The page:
Dec 26, 2019

That App You're Using May Be Compromising Your Privacy and Security

There may be no such thing as privacy, according to a New York Times article by Stuart A. Thompson and Charlie Warzel. In a study on privacy and security, the Times assessed the sheer power of location tracking devices and their encroachment upon a basic right to privacy. The danger in this type of surveillance is that in addition to known sources and apps, monitoring happens with several other unknown apps. The Times Privacy Project revealed the location information of a sample population provided through phone app data. “In the cities that the data file covers, it tracks people from nearly every neighborhood and block, whether they live in mobile homes in Alexandria, Va., or luxury towers in Manhattan,” Thompson and Warzel shared in the Times. Perhaps more shocking than that revelation is the fact that the tracking measures were put in place not by phone companies that provide the apps, but by an unknown entity: the location tracking companies that are bundled with the apps. “Even...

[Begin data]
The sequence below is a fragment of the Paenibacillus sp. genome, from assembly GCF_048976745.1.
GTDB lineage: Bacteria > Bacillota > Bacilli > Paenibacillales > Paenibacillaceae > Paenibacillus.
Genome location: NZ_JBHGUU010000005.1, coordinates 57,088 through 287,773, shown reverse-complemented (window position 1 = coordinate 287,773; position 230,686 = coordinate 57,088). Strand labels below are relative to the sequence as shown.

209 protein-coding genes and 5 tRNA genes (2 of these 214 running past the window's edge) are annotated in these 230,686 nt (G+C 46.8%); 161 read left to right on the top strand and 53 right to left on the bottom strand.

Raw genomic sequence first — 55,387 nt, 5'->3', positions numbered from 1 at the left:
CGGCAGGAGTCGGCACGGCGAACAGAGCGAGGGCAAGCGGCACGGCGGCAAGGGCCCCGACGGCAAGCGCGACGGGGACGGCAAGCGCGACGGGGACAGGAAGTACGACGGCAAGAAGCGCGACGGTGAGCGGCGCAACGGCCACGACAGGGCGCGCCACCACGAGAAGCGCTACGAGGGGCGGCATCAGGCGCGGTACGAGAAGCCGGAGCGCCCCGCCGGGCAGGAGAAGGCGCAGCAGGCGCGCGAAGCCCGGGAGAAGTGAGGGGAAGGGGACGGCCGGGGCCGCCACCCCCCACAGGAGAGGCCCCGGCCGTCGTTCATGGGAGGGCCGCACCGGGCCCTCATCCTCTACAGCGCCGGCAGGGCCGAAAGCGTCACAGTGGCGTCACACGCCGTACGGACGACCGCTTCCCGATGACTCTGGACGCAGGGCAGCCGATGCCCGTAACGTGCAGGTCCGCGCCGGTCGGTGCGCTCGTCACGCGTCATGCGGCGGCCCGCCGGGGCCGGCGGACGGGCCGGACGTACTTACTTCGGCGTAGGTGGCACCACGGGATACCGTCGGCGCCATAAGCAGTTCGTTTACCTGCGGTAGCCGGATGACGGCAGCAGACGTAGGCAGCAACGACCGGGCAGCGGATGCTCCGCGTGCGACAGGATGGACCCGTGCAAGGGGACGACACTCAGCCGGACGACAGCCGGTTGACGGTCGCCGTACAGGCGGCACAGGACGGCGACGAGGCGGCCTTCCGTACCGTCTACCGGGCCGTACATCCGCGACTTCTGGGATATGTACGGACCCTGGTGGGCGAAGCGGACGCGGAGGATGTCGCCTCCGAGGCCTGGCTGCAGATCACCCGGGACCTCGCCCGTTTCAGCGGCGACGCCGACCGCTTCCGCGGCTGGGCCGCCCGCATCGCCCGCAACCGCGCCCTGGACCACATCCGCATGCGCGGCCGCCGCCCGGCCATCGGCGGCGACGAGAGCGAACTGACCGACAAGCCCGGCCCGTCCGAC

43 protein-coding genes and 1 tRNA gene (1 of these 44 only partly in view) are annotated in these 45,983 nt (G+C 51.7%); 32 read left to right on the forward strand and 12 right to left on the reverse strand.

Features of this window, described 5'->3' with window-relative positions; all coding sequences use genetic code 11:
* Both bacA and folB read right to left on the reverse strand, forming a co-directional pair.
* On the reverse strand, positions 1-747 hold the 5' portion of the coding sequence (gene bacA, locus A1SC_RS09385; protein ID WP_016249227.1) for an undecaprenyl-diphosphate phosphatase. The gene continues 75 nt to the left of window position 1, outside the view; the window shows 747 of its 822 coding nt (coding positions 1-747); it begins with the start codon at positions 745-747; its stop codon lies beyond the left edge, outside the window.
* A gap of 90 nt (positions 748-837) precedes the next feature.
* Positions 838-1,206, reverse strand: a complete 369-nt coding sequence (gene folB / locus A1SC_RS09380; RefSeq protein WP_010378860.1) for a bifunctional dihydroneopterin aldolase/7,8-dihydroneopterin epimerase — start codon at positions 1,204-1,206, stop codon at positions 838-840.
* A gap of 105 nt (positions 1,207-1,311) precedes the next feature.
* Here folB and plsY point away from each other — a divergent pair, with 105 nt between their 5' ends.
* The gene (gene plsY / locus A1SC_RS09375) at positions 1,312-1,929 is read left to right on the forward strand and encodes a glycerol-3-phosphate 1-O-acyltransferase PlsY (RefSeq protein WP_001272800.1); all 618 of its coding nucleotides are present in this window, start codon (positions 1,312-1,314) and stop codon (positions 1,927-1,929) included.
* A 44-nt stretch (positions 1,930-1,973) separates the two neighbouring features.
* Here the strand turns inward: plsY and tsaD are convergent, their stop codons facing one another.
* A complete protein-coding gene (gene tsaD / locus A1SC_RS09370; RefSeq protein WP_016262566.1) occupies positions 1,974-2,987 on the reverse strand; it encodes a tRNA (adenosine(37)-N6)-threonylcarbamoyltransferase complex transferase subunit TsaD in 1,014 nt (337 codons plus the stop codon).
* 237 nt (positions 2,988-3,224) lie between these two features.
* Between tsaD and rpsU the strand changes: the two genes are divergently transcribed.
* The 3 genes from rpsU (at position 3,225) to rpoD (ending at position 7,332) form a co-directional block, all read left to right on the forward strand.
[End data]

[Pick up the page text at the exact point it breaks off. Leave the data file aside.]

Dec 20, 2019

Toys “R” Us Video Surveillance Sparks Controversy

The return of Toys “R” Us has been heralded by many. However, the praise falls short when it comes to the former toy giant’s new video surveillance, which some say, targets children. In its new incarnation, Toys “R” has partnered with tech startup bt8a and analytics expert Retail Next to obtain information about its customers. The system’s ability to track the movement of shoppers to better understand their interests and cater to them is considered problematic, as many Toys “R” Us customers are minors, and there are laws in place to protect their privacy. As noted in a recent WIRED article, “ Collecting information on kids is a highly sensitive issue, and US law carves out various additional protections or restrictions when it comes to minors .” In addition, informed parental consent is generally required. A spokesperson for RetailNext has indicated that personal data of children is not obtained intentionally or retained, and that height parameters help ensure that children are not...